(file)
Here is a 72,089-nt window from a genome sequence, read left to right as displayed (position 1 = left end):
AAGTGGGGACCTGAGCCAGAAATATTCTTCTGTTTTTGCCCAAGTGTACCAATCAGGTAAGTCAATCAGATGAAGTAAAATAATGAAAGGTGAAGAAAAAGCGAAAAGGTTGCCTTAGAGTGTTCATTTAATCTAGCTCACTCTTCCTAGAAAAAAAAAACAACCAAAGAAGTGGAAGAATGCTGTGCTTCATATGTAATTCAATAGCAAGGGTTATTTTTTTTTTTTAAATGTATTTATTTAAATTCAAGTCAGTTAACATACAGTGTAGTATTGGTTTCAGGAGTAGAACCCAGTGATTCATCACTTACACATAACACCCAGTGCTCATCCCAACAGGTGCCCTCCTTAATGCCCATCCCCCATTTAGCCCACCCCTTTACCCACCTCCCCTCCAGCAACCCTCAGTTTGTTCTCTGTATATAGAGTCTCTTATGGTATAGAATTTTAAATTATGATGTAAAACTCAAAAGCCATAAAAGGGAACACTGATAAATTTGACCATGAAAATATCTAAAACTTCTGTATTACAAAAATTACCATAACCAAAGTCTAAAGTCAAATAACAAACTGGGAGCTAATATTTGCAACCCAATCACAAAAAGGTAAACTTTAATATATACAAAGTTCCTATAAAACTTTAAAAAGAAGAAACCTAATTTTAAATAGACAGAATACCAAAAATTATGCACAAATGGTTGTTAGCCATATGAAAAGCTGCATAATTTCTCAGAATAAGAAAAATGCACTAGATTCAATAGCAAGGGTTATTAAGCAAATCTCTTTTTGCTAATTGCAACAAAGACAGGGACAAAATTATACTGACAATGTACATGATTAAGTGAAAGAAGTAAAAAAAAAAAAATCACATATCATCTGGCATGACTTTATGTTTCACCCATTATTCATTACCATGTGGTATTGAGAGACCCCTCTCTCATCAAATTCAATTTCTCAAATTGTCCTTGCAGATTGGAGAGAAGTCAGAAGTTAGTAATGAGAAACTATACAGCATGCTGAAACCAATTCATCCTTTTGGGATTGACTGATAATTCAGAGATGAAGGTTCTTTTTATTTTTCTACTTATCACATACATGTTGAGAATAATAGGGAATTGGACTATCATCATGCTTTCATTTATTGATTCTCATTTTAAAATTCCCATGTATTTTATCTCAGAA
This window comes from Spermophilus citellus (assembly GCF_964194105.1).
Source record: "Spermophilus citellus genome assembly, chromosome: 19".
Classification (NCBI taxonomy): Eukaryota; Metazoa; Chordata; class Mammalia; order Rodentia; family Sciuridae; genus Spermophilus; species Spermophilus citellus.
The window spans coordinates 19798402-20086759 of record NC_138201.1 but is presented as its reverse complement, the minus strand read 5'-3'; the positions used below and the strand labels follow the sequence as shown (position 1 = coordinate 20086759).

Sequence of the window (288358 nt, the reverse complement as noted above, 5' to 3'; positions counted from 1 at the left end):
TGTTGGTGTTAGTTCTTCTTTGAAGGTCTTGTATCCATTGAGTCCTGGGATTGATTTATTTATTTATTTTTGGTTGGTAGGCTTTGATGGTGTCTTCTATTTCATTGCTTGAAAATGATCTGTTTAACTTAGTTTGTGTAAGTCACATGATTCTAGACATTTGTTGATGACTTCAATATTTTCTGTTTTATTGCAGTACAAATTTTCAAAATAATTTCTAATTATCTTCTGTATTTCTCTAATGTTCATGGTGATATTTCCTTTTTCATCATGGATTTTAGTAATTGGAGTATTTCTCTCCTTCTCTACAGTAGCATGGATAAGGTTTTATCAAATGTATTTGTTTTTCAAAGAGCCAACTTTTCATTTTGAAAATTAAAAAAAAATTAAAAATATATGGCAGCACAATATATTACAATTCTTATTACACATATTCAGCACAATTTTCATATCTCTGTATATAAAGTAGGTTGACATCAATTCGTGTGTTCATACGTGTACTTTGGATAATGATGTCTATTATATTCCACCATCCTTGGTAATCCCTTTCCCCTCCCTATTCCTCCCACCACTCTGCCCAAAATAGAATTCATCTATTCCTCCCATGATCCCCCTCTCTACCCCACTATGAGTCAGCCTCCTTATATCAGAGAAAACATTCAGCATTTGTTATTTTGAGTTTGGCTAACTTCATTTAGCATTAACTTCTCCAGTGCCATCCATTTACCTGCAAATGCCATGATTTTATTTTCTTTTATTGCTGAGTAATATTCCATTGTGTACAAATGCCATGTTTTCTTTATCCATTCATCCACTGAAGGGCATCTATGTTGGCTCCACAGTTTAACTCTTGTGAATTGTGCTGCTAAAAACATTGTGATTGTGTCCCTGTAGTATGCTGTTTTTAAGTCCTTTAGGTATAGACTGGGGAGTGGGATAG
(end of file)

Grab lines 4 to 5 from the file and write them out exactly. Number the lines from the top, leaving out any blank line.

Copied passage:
Source record: "Spermophilus citellus genome assembly, chromosome: 19".
Classification (NCBI taxonomy): Eukaryota; Metazoa; Chordata; class Mammalia; order Rodentia; family Sciuridae; genus Spermophilus; species Spermophilus citellus.